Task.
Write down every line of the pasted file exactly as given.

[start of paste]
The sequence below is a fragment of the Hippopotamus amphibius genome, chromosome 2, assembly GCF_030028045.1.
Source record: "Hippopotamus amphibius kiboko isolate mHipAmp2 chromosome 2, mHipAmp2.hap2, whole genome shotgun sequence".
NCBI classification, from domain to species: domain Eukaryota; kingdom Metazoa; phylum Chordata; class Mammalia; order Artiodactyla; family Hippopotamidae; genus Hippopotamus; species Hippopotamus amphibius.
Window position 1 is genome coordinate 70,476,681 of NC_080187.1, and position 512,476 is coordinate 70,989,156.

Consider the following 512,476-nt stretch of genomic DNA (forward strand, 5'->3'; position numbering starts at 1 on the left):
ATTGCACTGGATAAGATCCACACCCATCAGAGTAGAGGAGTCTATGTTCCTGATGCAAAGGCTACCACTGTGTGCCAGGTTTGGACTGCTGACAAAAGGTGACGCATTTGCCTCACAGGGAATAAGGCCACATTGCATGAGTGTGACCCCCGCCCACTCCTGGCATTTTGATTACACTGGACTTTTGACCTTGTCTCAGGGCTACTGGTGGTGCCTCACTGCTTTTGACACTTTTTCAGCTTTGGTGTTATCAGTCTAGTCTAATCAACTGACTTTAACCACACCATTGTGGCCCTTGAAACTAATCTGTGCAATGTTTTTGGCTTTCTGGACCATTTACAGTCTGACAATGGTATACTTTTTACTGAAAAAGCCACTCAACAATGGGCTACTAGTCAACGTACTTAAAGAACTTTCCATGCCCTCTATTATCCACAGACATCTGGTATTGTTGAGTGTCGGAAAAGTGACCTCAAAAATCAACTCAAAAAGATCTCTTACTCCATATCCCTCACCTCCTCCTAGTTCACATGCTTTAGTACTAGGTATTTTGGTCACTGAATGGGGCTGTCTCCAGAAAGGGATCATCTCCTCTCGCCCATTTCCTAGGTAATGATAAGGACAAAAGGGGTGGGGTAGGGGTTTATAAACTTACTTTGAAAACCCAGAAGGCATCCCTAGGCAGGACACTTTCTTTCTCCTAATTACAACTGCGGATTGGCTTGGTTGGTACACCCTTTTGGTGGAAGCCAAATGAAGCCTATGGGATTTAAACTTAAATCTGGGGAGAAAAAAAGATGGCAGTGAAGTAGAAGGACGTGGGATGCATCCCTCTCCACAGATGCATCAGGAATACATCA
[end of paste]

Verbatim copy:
The sequence below is a fragment of the Hippopotamus amphibius genome, chromosome 2, assembly GCF_030028045.1.
Source record: "Hippopotamus amphibius kiboko isolate mHipAmp2 chromosome 2, mHipAmp2.hap2, whole genome shotgun sequence".
NCBI classification, from domain to species: domain Eukaryota; kingdom Metazoa; phylum Chordata; class Mammalia; order Artiodactyla; family Hippopotamidae; genus Hippopotamus; species Hippopotamus amphibius.
Window position 1 is genome coordinate 70,476,681 of NC_080187.1, and position 512,476 is coordinate 70,989,156.

Consider the following 512,476-nt stretch of genomic DNA (forward strand, 5'->3'; position numbering starts at 1 on the left):
ATTGCACTGGATAAGATCCACACCCATCAGAGTAGAGGAGTCTATGTTCCTGATGCAAAGGCTACCACTGTGTGCCAGGTTTGGACTGCTGACAAAAGGTGACGCATTTGCCTCACAGGGAATAAGGCCACATTGCATGAGTGTGACCCCCGCCCACTCCTGGCATTTTGATTACACTGGACTTTTGACCTTGTCTCAGGGCTACTGGTGGTGCCTCACTGCTTTTGACACTTTTTCAGCTTTGGTGTTATCAGTCTAGTCTAATCAACTGACTTTAACCACACCATTGTGGCCCTTGAAACTAATCTGTGCAATGTTTTTGGCTTTCTGGACCATTTACAGTCTGACAATGGTATACTTTTTACTGAAAAAGCCACTCAACAATGGGCTACTAGTCAACGTACTTAAAGAACTTTCCATGCCCTCTATTATCCACAGACATCTGGTATTGTTGAGTGTCGGAAAAGTGACCTCAAAAATCAACTCAAAAAGATCTCTTACTCCATATCCCTCACCTCCTCCTAGTTCACATGCTTTAGTACTAGGTATTTTGGTCACTGAATGGGGCTGTCTCCAGAAAGGGATCATCTCCTCTCGCCCATTTCCTAGGTAATGATAAGGACAAAAGGGGTGGGGTAGGGGTTTATAAACTTACTTTGAAAACCCAGAAGGCATCCCTAGGCAGGACACTTTCTTTCTCCTAATTACAACTGCGGATTGGCTTGGTTGGTACACCCTTTTGGTGGAAGCCAAATGAAGCCTATGGGATTTAAACTTAAATCTGGGGAGAAAAAAAGATGGCAGTGAAGTAGAAGGACGTGGGATGCATCCCTCTCCACAGATGCATCAGGAATACATCA